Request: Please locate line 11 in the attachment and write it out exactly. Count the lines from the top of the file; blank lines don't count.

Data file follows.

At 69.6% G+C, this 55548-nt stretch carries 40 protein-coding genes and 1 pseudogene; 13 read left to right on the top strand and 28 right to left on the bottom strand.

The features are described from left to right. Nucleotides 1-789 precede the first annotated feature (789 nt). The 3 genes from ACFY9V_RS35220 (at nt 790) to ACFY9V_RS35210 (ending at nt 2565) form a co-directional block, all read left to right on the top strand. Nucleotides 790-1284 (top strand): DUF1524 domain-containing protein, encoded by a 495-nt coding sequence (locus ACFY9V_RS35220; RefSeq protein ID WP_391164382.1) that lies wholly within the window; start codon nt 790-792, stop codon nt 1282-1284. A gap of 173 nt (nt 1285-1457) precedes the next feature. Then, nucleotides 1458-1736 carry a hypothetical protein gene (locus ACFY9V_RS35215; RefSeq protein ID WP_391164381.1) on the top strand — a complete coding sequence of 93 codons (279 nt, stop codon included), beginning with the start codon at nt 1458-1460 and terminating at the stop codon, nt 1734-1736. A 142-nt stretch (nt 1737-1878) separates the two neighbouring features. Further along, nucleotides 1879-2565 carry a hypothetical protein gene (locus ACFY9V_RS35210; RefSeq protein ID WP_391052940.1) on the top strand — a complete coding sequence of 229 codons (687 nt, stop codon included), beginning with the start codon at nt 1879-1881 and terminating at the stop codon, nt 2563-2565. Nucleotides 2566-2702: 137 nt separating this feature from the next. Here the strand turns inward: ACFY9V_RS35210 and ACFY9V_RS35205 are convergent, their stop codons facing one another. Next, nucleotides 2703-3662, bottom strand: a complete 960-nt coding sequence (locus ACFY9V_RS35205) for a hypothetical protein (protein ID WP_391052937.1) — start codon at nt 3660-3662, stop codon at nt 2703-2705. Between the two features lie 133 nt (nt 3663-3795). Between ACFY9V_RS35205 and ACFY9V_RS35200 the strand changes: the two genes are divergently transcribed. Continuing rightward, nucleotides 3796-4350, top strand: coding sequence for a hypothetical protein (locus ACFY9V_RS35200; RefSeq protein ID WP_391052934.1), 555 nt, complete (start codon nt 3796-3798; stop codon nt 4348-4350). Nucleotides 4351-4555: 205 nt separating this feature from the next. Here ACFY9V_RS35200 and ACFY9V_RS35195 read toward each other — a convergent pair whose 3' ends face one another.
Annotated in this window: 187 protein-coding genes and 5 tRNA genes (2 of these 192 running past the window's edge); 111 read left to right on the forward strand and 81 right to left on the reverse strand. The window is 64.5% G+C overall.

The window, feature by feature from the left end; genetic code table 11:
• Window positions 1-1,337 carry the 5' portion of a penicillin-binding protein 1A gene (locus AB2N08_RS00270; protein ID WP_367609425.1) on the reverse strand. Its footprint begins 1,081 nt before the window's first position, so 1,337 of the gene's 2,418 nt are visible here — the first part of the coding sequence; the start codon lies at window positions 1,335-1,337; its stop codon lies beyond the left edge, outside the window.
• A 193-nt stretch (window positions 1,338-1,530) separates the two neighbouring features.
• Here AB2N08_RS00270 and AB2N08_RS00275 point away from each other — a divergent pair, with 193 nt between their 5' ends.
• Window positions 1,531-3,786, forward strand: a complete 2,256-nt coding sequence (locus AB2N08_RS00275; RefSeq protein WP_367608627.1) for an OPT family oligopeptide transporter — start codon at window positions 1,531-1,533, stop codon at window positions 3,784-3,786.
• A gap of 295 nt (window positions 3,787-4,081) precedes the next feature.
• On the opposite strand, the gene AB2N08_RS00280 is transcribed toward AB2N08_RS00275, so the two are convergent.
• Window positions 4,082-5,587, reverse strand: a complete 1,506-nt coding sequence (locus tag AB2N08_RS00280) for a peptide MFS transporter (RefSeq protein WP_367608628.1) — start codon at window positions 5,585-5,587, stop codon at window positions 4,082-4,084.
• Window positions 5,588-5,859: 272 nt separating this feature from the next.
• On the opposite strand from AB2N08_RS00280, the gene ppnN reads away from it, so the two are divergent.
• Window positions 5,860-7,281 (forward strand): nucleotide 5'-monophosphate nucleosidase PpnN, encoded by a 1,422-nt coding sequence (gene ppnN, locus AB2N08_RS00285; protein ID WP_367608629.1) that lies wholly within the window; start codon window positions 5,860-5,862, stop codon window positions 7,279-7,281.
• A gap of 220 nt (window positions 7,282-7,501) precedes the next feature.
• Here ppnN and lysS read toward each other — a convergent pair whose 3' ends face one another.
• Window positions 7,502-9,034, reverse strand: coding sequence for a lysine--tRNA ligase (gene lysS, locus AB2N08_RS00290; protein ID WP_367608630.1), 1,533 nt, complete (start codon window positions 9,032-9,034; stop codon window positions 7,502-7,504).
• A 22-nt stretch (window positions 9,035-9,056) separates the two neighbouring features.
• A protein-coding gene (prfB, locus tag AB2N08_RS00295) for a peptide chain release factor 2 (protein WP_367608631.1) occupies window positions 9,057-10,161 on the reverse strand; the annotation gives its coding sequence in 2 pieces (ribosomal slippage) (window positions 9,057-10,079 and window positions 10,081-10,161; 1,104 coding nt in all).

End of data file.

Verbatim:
• Window positions 4,082-5,587, reverse strand: a complete 1,506-nt coding sequence (locus tag AB2N08_RS00280) for a peptide MFS transporter (RefSeq protein WP_367608628.1) — start codon at window positions 5,585-5,587, stop codon at window positions 4,082-4,084.